Is it possible to describe something as both global and local at the same time?
If any team can claim this paradox, it certainly has to be Penn squash. Together, the men’s and women’s teams compose potentially the most diverse binary of any group on this campus.
On one hand, 11 of the 14 players on the men’s team are from the northeastern United States; on the other, eight of the 14 women’s players are international students, representing countries like Malaysia, France, Egypt and Canada. Only four are from the east coast of the U.S.
But why such an odd geographic spread?
Originally a British sport, squash spread worldwide as the British Navy spread its reach across the globe, landing in all four corners of the world and bringing the game with it. So from U.S. prep schools to the Pacific Islands, squash can certainly be called a global sport.
“What makes our recruiting extraordinary is that we have to look both domestically and internationally,” men’s and women’s head coach Jack Wyant said. “Squash is played by 20 million people in 80 different countries, so for us to try to be competitive in the league, we have to recruit internationally.
“Over the past five or six years we’ve been to Poland, India, Egypt, Portugal, Czech Republic, Canada, Holland, Argentina, England — so we’ve been all over the world in our search to bring the best and brightest student-athletes here.”
This spread among recruiting bases allows there to be a wealth of different stories from the student-athletes about how they ended up at Penn.
For example, Yan Xin Tan, the women’s senior captain, took up squash at the age of 8, taking after her father. After playing the sport for a few years, she joined the national team for Malaysia, her native country, and began to compete in worldwide tournaments featuring the best players from around the globe. And eventually found her connection to the Red and Blue.
“It was actually at the World Juniors when I was 14 that I met Jack, and then again when I was 16 I met him in India for the same tournament, so I’ve been committed to Penn since I was about 16,” Tan added.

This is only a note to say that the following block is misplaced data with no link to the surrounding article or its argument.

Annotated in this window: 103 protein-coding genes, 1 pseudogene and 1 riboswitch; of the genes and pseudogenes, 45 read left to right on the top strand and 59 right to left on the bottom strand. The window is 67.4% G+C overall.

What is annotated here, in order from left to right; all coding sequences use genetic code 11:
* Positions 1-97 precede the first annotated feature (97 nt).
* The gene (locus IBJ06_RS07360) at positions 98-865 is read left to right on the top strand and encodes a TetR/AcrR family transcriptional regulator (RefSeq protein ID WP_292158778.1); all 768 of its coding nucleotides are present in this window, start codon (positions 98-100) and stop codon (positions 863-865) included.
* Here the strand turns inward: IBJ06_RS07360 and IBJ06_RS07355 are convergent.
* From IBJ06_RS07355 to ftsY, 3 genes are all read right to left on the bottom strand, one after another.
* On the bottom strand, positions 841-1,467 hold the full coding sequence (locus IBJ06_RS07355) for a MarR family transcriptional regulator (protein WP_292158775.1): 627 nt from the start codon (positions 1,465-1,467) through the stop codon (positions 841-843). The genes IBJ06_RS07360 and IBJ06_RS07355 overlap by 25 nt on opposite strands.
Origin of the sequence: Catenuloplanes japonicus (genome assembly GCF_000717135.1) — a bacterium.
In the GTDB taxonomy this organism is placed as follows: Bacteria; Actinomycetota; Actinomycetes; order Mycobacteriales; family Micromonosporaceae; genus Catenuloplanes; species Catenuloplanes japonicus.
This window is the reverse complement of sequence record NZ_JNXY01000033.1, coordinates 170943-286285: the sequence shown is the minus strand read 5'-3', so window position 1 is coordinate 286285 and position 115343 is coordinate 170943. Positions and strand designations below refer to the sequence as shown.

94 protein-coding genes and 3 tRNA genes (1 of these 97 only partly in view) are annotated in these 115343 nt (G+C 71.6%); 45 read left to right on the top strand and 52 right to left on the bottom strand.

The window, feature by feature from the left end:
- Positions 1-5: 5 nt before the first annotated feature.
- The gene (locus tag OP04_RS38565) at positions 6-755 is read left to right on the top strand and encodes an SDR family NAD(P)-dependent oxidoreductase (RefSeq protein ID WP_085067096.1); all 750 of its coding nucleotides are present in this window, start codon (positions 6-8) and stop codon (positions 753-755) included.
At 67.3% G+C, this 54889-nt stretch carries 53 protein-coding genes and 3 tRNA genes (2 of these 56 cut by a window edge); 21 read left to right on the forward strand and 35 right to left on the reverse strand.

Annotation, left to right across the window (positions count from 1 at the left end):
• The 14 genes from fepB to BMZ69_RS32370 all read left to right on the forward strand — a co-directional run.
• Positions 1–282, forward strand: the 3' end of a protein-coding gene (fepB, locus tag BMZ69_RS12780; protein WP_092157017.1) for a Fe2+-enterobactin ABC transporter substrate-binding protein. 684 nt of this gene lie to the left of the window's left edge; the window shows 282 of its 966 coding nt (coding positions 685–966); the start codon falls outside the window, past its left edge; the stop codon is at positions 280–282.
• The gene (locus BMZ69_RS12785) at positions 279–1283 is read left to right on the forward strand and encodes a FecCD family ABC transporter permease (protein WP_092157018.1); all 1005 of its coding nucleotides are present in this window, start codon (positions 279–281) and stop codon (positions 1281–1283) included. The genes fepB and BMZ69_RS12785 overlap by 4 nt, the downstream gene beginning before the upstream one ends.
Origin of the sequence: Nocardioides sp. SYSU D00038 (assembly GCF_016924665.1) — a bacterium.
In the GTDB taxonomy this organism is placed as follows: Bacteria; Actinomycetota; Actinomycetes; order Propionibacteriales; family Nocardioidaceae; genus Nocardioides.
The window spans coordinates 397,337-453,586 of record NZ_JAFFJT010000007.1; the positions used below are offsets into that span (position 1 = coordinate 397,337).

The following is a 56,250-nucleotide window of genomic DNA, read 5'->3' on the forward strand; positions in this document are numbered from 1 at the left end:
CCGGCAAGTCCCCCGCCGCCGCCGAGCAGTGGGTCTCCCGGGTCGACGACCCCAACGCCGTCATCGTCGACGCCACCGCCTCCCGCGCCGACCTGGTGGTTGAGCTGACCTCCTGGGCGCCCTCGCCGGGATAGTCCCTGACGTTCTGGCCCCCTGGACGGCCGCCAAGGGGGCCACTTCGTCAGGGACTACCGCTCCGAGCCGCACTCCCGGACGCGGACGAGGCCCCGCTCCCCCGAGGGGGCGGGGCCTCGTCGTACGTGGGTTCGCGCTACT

For athletes from the United States, however, the process seems to begin a bit later. Tan was able to start connecting with college coaches as early as the age of 14, whereas women’s senior captain Camille Lanier and men’s senior captains Augie Frank and Liam Quinn, all from the United States, didn’t start on the official recruiting trail until they were a couple of years into high school.
“Coaches aren’t allowed to officially reach out to you until summer going into your senior year, so you have to flaunt your skills in as many tournaments as possible and make a name for yourself by beating higher-ranked players,” Lanier said.
“The biggest thing for me was that I finished second at Nationals my junior year, so the summer after that is really when I started talking to coaches a bunch,” Frank added. “I had talked with some coaches a little before that, but after that tournament I started talking to Jack and Gilly [Lane, assistant coach] a ton, and that’s when I realized I wanted to come here.”
So although Penn squash may have a wide spread geographically, it certainly is not spread thin on talent. And although the players have taken many different roads to get to Penn, the team really becomes a unit once everyone is here.
“Everything is different here — the food, the culture — literally everything is different,” Tan laughed. “It was tough coming here from Malaysia, but it helps to have the team around. You have a group of girls here that are like a support system. For me, the team is like my second family away from home.”
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